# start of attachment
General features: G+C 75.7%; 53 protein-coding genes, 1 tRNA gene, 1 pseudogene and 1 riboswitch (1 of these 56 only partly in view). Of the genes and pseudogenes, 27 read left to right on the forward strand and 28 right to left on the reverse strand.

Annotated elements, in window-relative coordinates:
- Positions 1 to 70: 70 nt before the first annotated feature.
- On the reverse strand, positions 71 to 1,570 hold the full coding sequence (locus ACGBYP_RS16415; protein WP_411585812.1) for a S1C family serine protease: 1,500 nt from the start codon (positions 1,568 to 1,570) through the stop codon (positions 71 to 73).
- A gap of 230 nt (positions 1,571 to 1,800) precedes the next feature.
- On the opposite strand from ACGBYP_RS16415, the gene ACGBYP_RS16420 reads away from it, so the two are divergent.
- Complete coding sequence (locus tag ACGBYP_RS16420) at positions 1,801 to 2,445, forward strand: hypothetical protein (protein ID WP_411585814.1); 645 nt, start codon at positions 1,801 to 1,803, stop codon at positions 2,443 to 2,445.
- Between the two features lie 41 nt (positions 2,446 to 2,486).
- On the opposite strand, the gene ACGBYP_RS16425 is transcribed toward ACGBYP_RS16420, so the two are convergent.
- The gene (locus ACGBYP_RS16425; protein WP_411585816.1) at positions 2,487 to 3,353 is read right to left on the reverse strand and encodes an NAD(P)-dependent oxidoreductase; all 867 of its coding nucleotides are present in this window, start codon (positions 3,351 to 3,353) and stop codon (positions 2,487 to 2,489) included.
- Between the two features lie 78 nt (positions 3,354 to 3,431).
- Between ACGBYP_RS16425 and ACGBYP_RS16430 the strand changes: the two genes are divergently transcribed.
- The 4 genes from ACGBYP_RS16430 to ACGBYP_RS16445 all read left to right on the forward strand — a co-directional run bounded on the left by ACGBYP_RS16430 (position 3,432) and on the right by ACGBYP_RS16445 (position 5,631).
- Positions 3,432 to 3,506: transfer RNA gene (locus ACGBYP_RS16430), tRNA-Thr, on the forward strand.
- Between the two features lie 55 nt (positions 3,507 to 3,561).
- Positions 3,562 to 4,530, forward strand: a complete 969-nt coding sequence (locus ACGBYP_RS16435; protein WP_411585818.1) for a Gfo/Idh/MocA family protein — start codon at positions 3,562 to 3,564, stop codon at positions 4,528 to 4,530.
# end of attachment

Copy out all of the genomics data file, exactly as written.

General features: G+C 75.7%; 53 protein-coding genes, 1 tRNA gene, 1 pseudogene and 1 riboswitch (1 of these 56 only partly in view). Of the genes and pseudogenes, 27 read left to right on the forward strand and 28 right to left on the reverse strand.

Annotated elements, in window-relative coordinates:
- Positions 1 to 70: 70 nt before the first annotated feature.
- On the reverse strand, positions 71 to 1,570 hold the full coding sequence (locus ACGBYP_RS16415; protein WP_411585812.1) for a S1C family serine protease: 1,500 nt from the start codon (positions 1,568 to 1,570) through the stop codon (positions 71 to 73).
- A gap of 230 nt (positions 1,571 to 1,800) precedes the next feature.
- On the opposite strand from ACGBYP_RS16415, the gene ACGBYP_RS16420 reads away from it, so the two are divergent.
- Complete coding sequence (locus tag ACGBYP_RS16420) at positions 1,801 to 2,445, forward strand: hypothetical protein (protein ID WP_411585814.1); 645 nt, start codon at positions 1,801 to 1,803, stop codon at positions 2,443 to 2,445.
- Between the two features lie 41 nt (positions 2,446 to 2,486).
- On the opposite strand, the gene ACGBYP_RS16425 is transcribed toward ACGBYP_RS16420, so the two are convergent.
- The gene (locus ACGBYP_RS16425; protein WP_411585816.1) at positions 2,487 to 3,353 is read right to left on the reverse strand and encodes an NAD(P)-dependent oxidoreductase; all 867 of its coding nucleotides are present in this window, start codon (positions 3,351 to 3,353) and stop codon (positions 2,487 to 2,489) included.
- Between the two features lie 78 nt (positions 3,354 to 3,431).
- Between ACGBYP_RS16425 and ACGBYP_RS16430 the strand changes: the two genes are divergently transcribed.
- The 4 genes from ACGBYP_RS16430 to ACGBYP_RS16445 all read left to right on the forward strand — a co-directional run bounded on the left by ACGBYP_RS16430 (position 3,432) and on the right by ACGBYP_RS16445 (position 5,631).
- Positions 3,432 to 3,506: transfer RNA gene (locus ACGBYP_RS16430), tRNA-Thr, on the forward strand.
- Between the two features lie 55 nt (positions 3,507 to 3,561).
- Positions 3,562 to 4,530, forward strand: a complete 969-nt coding sequence (locus ACGBYP_RS16435; protein WP_411585818.1) for a Gfo/Idh/MocA family protein — start codon at positions 3,562 to 3,564, stop codon at positions 4,528 to 4,530.